Quil Lawrence David Aquila ("Quil") Lawrence is an award-winning correspondent with NPR News.
Quil Lawrence

Quil Lawrence

Veterans Correspondent

David Aquila ("Quil") Lawrence is an award-winning correspondent for NPR News, covering the millions of Americans who deployed to Iraq and Afghanistan as they transition to life back at home.

Previously, Lawrence served as NPR's Bureau Chief in Kabul. He joined NPR in 2009 as Baghdad Bureau Chief – capping off ten years of reporting in Iraq and all the bordering countries. That experience made the foundation for his first book Invisible Nation: How the Kurds' Quest for Statehood is Shaping Iraq and the Middle East, published in 2008.

Before coming to NPR, Lawrence was based in Jerusalem, as Middle East correspondent for The World, a BBC/PRI co-production. For the BBC he covered the fall of the Taliban in December 2001 and returned to Afghanistan periodically to report on development, the drug trade and insurgency.

Lawrence began his career as a freelancer for NPR and various newspapers while based in Bogota, Colombia, covering Latin America. Other reporting trips took him to Sudan, Morocco, Cuba, Pakistan and Iran.

A native of Maine, Lawrence studied history at Brandeis University, with concentrations in the Middle East and Latin America. He is fluent in Spanish and conversant in Arabic.

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Story Archive

In Puerto Rico, The Crisis After Hurricane Maria Is Taxing Residents' Mental Health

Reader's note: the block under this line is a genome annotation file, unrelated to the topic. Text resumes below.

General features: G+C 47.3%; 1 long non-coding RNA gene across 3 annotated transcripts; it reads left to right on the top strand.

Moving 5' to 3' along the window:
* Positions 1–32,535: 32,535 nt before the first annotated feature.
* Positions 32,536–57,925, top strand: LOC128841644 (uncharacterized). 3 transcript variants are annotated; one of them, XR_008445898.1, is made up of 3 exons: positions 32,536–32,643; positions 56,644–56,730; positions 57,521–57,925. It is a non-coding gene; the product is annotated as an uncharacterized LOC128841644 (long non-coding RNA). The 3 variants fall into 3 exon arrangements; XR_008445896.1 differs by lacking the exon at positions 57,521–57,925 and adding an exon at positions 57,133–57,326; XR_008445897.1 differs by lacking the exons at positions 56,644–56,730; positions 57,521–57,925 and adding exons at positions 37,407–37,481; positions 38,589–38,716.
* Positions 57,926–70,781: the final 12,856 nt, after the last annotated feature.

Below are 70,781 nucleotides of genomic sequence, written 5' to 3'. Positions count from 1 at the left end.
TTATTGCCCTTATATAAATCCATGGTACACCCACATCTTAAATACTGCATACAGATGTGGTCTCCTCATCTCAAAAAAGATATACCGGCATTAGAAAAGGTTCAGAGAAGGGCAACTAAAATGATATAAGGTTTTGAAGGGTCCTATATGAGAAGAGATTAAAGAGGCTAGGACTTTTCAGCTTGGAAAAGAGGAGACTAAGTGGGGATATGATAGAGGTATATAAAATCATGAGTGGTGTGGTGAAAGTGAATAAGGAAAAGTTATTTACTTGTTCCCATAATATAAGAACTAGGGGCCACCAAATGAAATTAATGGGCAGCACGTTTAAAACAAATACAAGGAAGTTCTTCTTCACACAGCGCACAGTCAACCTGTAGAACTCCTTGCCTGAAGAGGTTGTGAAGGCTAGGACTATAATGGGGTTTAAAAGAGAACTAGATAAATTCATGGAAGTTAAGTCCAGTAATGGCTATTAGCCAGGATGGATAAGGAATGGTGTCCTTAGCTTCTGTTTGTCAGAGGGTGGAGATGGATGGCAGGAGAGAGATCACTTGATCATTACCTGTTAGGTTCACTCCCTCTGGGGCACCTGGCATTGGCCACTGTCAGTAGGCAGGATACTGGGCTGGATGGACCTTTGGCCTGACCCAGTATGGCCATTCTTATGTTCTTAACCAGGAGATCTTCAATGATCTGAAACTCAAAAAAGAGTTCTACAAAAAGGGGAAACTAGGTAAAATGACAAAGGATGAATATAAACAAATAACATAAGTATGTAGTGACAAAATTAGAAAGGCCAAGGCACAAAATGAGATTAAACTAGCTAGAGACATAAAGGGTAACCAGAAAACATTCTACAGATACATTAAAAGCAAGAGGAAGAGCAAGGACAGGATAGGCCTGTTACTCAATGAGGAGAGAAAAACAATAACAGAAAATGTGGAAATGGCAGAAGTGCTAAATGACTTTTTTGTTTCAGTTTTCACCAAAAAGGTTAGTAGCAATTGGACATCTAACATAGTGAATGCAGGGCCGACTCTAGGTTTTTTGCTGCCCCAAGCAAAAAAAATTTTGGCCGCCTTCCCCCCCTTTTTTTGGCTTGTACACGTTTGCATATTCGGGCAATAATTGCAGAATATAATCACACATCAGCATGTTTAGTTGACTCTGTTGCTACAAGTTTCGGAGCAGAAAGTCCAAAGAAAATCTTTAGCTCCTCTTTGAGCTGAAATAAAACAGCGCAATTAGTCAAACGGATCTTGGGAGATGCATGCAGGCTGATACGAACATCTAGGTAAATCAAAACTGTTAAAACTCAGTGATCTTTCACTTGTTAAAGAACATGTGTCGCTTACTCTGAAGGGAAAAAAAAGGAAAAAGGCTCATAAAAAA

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'Cross-Partisan' Group, With Honor, Aims To Support Veteran Candidates For Congress

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Puerto Ricans who could find a TV screen connected to a generator and a satellite link took advantage of the final game of the World Series to get a much needed diversion. Six weeks after Hurricane Maria, only about a third of the territory has power. Quil Lawrence/NPR hide caption

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FEMA Coordinator Says He's Not Sure When More Of Puerto Rico Will Have Power

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VA Examines Link Between Blast Exposure And Lung Injuries

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A Look At The Confederate Monuments Debate From Gettysburg Memorial

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VA Studying Suicide Prevention In Veterans

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Paralyzed Veterans Vs. Airlines

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VA Re-Evaluates Family Caregiver Program

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LA's VA Campus: A Ballpark, An Oil Well ... And, Maybe Soon, A Home For Homeless Vets

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Researchers say putting guns out of reach reduces the chances that suicidal veterans could take their own lives, but changing the law is a controversial idea. RienkPost/Getty Images/iStockphoto hide caption

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Veterans At Risk Of Suicide Negotiate A Thorny Relationship With Guns

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Veterans' Advocates Hope To Prevent Suicide By Limiting Access To Guns

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The Call-In: Your Stories About Veterans Affairs

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Rate Of Suicide Among Female Veterans Climbs, VA Says

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